Three persons in the extraparenchymal subgroup are not assessable. One patient was lost to follow-up while on ETN on day 31 (patient 2). Although there was early improvement, longer term assessment was not possible. The two other nonassessable persons (patients 4 and 8) have improved on ETN (Table 3) but await final assessment after ETN is stopped. Of the remaining nine patients, all but one clinically improved after the initiation of ETN. The patient who worsened after starting ETN had extensive SUBNCC and a complicated course both before enrollment and following initiation of treatment at NIH. She had been recently started on treatment including cysticidal drugs, ETN, methotrexate, and dexamethasone. About 6 weeks later she clinically deteriorated for unclear reasons, resulting in a modification and simplification of her treatment regimen that did not include ETN. Although the patient did clinically well after all treatment was stopped, 1 year later she had an asymptomatic recurrence of subarachnoid disease requiring retreatment. Two years after finishing her second course of treatment, she is clinically well. Currently, all assessable patients are stable, improved clinically without recurrence on follow-up after cessation of drugs for NCC treatment. Other than the one patient in whom ETN was stopped, ETN appeared safe. No flare of brain inflammation occurred and no specific side effects or serious adverse events that could be attributable to ETN, including infections or increased difficulty affecting cure were observed. In one person, erythema annulare worsened while on ETN and methotrexate but continued to enlarge 17 months after stopping ETN. Subsequently, methotrexate was also stopped but his skin lesions continued to enlarge despite treatment with topical corticosteroids. Therefore, the development and enlarging erythema annulare lesions are unlikely related to immunosuppression due to ETN or methotrexate.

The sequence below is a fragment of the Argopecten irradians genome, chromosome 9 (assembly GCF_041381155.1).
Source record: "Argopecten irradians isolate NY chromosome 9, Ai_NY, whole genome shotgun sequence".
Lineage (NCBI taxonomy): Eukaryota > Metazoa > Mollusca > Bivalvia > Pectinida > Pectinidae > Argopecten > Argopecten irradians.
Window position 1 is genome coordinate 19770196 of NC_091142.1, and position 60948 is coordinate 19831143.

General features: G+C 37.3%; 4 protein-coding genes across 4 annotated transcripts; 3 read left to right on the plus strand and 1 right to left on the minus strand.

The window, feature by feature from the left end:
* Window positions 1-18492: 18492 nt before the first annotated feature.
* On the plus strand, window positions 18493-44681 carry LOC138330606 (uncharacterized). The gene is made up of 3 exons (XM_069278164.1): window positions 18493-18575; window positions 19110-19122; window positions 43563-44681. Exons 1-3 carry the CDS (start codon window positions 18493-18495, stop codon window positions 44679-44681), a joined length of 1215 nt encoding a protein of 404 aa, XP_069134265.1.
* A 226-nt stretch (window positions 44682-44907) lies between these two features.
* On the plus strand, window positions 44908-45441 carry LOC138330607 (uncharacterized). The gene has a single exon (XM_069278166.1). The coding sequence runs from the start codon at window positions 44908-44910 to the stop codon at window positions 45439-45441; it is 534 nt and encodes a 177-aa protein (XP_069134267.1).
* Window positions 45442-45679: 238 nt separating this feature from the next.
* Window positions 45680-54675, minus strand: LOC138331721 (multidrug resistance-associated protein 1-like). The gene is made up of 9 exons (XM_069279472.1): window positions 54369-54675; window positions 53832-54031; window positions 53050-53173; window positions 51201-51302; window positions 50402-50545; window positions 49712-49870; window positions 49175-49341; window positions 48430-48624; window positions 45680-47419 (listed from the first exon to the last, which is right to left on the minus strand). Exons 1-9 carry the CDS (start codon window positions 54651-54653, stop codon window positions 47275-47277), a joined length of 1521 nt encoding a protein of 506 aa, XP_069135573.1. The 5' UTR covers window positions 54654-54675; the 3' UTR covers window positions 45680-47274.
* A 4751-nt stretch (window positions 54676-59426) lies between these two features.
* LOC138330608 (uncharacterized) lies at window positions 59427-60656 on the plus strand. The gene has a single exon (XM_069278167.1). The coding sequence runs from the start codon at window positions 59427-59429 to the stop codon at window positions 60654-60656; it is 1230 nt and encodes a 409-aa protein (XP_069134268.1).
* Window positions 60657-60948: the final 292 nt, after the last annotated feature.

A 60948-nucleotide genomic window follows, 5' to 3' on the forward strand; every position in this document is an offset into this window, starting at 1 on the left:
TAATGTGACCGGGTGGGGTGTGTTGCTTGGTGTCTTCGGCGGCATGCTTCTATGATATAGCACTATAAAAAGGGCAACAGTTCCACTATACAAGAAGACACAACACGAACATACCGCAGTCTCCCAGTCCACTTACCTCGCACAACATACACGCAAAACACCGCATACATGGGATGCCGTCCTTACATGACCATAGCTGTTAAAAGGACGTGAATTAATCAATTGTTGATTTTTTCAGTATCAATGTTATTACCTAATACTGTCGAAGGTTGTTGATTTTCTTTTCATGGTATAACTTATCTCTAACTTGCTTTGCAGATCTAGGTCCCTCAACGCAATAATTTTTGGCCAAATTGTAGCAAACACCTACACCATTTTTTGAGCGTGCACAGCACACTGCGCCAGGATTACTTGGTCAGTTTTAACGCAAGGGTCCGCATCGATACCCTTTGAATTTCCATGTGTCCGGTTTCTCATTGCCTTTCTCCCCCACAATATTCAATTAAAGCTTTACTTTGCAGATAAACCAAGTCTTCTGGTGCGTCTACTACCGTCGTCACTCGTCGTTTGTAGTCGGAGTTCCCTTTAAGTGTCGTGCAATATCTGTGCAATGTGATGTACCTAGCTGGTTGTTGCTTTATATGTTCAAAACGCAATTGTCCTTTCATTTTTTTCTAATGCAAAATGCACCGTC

Four persons were given ETN after they developed repeated incapacitating episodes of PE around calcified cysts. A summary of their details of treatment is presented in Table 2 and an expanded summary in Supplemental Table 4. They were followed up at NIH for a median of 3.5 years (range 2.6–6.8 years), administered ETN for a median of 401 days (range 366–854 days), and followed up posttreatment with ETN for a median of 1.7 years (range 0.2–2.4 years). Two referred patients had been prescribed corticosteroids to control PE and symptoms, but both developed recurrent seizures during the corticosteroid taper; in one patient, a second noninvolved calcification developed PE (patient 1) in addition to the chronic persistence of PE around the left frontal calcification. This patient improved after tapering corticosteroids on ETN and methotrexate with no further seizures due to a dramatic decrease in headaches. However, on the concern that granuloma annulare lesions had worsened on ETN, it was stopped while methotrexate was maintained. In this patient, headaches resumed 2 weeks later, but without recurrent seizures. Patient 16 had repeated PE episodes causing generalized and focal seizures involving the left tongue, face, and left side of the body. These were partially controlled with high-dose corticosteroids, but recurred with attempts to taper them. He showed staggered improvement after starting ETN. About 1 month after starting ETN, he clinically improved but experienced another episode of PE with a seizure, which was initially interpreted as a treatment failure. Our intention was to stop ETN and continue corticosteroids and perhaps use another anti-inflammatory agent. However, ETN was continued because on reevaluation the patient related that he had significantly improved after starting ETN; the disconcerting dysesthesia on the left side of the tongue was much improved. Seizure activity resolved and the patient gained increased ability to eat and drink without provoking focal seizures. The patient tapered off corticosteroids and eventually stopped ETN. He had one further episode of seizures in the absence of PE after he ran out of seizure medication. Patient 5 experienced unrelenting headaches and visual symptoms due to a right occipital calcification, undergoing multiple symptomatic episodes of PE; her unbearable headaches and visual symptoms remained controlled when given ETN but worsened when ETN was stopped. After addition of ETN, no further PE episodes occurred. Patient 3 sustained multiple PE episodes involving multiple calcifications, manifested as headaches, irritability, and personality changes. She improved dramatically on treatment with ETN but experienced another PE episode involving multiple calcifications after stopping the drug. Etanercept was restarted, but the patient stopped ETN after she misinterpreted signs and symptoms from a cervical disc as due to ETN. She is stable on anti-seizure medication. Overall, all the patients clinically improved on ETN but one patient had an episode of PE a month after starting treatment.